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Jindal Courts Religious Conservatives, Warns of Muslim ‘No Go’ Areas in US

The Louisiana governor is gearing up for a likely presidential run by appealing to fears of a sharia law in the US.

On Saturday, at a gathering of religious conservatives, Louisiana governor Bobby Jindal doubled down on his belief that there are “no go” zones in Europe where Islamic law rules the streets and talked about his fear of America having “no go zones, too” if Muslims aren’t assimilated into the dominant culture.

He later told Christian evangelicals gathered at “The Response,” a daylong prayer rally, that America needs a spiritual revival. “We can’t just elect a candidate to fix our country. We need a spiritual revival to fix our country,” he said before leading an ecstatic crowd in prayer.

Jindal’s participation in the rally is seen by many as a preamble to announcing his presidential ambitions, and an attempt to court religious conservatives. In 2011, former Texas Gov. Rick Perry attended a similar prayer meeting before announcing he would run for president. But while thousands attended, the arena never filled to capacity and by the time Jindal spoke in the afternoon, the audience had thinned.

When it was announced over a month ago that Jindal would speak at Louisiana State University’s in Baton Rouge, students and facility protested over its sponsorship by the American Family Association, considered a hate group by the Southern Poverty Law center for condemning same-sex relationships and speaking disdainfully about gays. The LSU Faculty Senate came out against the event in a statement voicing their opposition to Jindal and the AFA holding an event on campus.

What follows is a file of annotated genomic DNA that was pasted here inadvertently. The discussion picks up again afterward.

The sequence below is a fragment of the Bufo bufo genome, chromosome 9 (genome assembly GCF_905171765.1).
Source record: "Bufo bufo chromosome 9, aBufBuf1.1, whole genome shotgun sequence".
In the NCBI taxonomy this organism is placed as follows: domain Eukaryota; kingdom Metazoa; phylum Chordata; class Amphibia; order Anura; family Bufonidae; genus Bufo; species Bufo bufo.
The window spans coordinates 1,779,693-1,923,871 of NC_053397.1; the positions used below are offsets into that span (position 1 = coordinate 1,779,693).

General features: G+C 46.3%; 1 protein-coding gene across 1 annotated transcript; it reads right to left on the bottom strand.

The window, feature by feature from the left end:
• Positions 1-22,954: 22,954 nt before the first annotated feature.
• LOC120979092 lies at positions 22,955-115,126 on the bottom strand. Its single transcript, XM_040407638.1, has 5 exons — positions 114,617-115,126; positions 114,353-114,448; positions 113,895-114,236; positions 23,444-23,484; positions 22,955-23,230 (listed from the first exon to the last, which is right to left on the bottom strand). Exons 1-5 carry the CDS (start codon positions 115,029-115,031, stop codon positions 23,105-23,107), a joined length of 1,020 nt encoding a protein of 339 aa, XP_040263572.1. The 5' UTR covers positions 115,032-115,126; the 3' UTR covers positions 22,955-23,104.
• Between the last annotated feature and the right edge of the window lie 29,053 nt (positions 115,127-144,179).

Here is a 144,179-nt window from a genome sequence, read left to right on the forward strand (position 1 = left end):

“‘The Response’ may have deleterious effects on LSU’s regional and national reputation, despite the University’s effort to distance itself from the event’s content and message and the repugnant views of the AFA,” they said. But that didn’t stop Jindal from participating. He told the Daily Beast the event is not political and that he supports it. He hopes the event will help “fix” America.

GALLERY: Hate Conference in Louisiana

However, hundreds of students and faculty participated in protesting the event. A coalition of groups against the march called their protest, “Organize, Reflect, Act: A Day of Action for Justice in Louisiana”

Organizers state that the AFA has publicly expressed the following statements: “LGBT people are to blame for the Holocaust. • Hurricane Katrina and other natural disasters occurred because of the nation’s growing legal acceptance of the LGBT community. • Native Americans should have adapted to white culture to avoid mass genocide. • Muslims are a threat to national security. • Eric Garner, who was killed in a chokehold by a police officer, was to blame for his own death.”